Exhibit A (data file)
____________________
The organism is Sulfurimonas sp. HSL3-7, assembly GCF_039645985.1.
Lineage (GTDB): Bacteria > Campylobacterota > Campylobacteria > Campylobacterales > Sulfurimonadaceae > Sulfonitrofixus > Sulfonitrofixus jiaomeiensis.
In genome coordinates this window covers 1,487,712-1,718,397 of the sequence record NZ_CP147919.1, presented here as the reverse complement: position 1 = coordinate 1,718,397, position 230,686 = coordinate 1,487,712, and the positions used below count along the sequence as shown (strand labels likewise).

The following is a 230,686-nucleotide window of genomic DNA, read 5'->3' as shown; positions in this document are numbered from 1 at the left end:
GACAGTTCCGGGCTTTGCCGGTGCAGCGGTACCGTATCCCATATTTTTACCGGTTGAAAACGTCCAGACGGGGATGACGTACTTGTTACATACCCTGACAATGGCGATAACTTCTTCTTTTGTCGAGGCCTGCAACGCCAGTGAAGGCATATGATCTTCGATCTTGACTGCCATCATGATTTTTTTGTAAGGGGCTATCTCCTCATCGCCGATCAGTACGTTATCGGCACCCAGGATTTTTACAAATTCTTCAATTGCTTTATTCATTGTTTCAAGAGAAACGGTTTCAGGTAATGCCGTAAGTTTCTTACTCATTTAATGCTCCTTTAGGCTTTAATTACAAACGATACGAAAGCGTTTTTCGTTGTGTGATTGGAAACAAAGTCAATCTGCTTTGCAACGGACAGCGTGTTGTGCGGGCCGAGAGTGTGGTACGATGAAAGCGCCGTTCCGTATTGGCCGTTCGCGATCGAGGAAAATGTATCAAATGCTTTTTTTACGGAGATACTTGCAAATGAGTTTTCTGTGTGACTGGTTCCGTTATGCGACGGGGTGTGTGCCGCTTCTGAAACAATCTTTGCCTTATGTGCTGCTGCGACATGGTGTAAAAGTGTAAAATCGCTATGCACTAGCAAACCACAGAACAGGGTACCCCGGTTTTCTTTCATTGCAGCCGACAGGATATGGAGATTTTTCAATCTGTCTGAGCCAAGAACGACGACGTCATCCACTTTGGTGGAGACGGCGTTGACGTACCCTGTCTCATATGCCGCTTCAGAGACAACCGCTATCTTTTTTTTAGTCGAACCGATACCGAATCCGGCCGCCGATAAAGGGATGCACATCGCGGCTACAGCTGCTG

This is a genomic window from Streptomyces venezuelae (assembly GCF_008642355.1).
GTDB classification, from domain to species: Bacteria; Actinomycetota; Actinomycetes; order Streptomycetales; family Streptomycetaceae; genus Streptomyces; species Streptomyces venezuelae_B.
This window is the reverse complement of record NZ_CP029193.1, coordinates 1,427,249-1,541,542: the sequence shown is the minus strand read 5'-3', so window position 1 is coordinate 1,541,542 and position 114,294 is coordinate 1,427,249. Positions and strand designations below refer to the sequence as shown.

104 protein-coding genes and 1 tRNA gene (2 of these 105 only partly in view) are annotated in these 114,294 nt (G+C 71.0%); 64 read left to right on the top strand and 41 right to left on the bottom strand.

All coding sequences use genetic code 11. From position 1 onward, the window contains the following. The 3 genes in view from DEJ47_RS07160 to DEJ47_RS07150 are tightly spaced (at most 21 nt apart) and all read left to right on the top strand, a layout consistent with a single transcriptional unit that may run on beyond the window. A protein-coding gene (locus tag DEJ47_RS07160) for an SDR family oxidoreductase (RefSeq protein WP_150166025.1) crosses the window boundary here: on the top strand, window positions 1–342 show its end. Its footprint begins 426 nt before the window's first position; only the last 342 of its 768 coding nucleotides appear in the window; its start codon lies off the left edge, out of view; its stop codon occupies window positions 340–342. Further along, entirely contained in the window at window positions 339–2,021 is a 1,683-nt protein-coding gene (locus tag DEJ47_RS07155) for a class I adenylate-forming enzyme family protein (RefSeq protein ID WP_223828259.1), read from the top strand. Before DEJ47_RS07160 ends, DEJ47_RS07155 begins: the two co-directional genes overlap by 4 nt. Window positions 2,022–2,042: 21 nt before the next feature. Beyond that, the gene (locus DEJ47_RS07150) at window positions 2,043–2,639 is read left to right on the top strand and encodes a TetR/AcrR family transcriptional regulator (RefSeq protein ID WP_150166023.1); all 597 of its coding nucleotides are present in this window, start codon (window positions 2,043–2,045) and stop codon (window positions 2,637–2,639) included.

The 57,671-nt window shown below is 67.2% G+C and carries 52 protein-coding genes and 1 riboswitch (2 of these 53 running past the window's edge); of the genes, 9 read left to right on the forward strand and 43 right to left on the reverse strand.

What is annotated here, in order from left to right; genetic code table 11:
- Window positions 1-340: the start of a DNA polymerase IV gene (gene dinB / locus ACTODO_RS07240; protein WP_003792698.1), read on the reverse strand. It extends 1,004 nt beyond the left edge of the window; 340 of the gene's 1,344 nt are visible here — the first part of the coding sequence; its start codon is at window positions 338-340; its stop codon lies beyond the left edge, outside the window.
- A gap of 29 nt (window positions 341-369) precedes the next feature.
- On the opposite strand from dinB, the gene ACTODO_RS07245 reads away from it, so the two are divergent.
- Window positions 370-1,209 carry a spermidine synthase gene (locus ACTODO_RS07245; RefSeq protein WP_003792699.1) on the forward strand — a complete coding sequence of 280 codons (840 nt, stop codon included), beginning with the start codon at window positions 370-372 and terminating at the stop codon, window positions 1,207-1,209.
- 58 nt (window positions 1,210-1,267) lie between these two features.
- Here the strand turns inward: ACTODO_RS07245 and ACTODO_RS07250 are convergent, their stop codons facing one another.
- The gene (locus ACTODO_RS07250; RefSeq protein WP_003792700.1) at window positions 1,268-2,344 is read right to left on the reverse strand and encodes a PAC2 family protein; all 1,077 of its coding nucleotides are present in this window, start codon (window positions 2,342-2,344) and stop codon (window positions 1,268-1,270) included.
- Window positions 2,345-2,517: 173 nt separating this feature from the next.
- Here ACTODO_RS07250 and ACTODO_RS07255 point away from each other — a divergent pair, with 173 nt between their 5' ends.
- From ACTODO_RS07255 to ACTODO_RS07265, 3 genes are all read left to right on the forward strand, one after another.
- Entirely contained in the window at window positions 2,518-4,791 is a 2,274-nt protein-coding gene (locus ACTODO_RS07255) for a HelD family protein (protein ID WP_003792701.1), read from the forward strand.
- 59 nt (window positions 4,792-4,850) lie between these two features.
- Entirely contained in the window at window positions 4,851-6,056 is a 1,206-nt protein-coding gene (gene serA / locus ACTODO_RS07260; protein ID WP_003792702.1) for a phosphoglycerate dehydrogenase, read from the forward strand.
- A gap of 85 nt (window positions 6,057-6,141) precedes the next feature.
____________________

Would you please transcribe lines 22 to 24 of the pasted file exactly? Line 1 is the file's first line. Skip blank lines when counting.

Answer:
- From ACTODO_RS07255 to ACTODO_RS07265, 3 genes are all read left to right on the forward strand, one after another.
- Entirely contained in the window at window positions 2,518-4,791 is a 2,274-nt protein-coding gene (locus ACTODO_RS07255) for a HelD family protein (protein ID WP_003792701.1), read from the forward strand.
- 59 nt (window positions 4,792-4,850) lie between these two features.